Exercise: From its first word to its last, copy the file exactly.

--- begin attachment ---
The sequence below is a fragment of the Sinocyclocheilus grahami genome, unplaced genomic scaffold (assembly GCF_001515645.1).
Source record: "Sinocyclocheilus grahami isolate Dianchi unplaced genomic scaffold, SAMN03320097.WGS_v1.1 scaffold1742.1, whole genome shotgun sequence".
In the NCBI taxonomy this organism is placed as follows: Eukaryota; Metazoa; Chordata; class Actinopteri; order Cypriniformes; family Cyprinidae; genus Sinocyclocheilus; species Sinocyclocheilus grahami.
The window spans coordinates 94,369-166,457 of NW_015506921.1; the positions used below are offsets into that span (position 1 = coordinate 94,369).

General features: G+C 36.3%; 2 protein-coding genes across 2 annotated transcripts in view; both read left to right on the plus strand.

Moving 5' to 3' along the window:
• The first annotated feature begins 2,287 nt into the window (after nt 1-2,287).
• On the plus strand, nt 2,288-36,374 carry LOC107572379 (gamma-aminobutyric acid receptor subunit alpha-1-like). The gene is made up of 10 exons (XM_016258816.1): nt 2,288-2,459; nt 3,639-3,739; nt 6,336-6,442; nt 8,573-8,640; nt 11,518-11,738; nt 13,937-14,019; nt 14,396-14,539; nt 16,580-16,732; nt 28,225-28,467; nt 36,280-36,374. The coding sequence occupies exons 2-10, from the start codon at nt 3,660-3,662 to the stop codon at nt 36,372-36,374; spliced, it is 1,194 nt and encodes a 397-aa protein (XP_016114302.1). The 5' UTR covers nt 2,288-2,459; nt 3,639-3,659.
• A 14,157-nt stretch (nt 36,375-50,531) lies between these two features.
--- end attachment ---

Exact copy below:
The sequence below is a fragment of the Sinocyclocheilus grahami genome, unplaced genomic scaffold (assembly GCF_001515645.1).
Source record: "Sinocyclocheilus grahami isolate Dianchi unplaced genomic scaffold, SAMN03320097.WGS_v1.1 scaffold1742.1, whole genome shotgun sequence".
In the NCBI taxonomy this organism is placed as follows: Eukaryota; Metazoa; Chordata; class Actinopteri; order Cypriniformes; family Cyprinidae; genus Sinocyclocheilus; species Sinocyclocheilus grahami.
The window spans coordinates 94,369-166,457 of NW_015506921.1; the positions used below are offsets into that span (position 1 = coordinate 94,369).

General features: G+C 36.3%; 2 protein-coding genes across 2 annotated transcripts in view; both read left to right on the plus strand.

Moving 5' to 3' along the window:
• The first annotated feature begins 2,287 nt into the window (after nt 1-2,287).
• On the plus strand, nt 2,288-36,374 carry LOC107572379 (gamma-aminobutyric acid receptor subunit alpha-1-like). The gene is made up of 10 exons (XM_016258816.1): nt 2,288-2,459; nt 3,639-3,739; nt 6,336-6,442; nt 8,573-8,640; nt 11,518-11,738; nt 13,937-14,019; nt 14,396-14,539; nt 16,580-16,732; nt 28,225-28,467; nt 36,280-36,374. The coding sequence occupies exons 2-10, from the start codon at nt 3,660-3,662 to the stop codon at nt 36,372-36,374; spliced, it is 1,194 nt and encodes a 397-aa protein (XP_016114302.1). The 5' UTR covers nt 2,288-2,459; nt 3,639-3,659.
• A 14,157-nt stretch (nt 36,375-50,531) lies between these two features.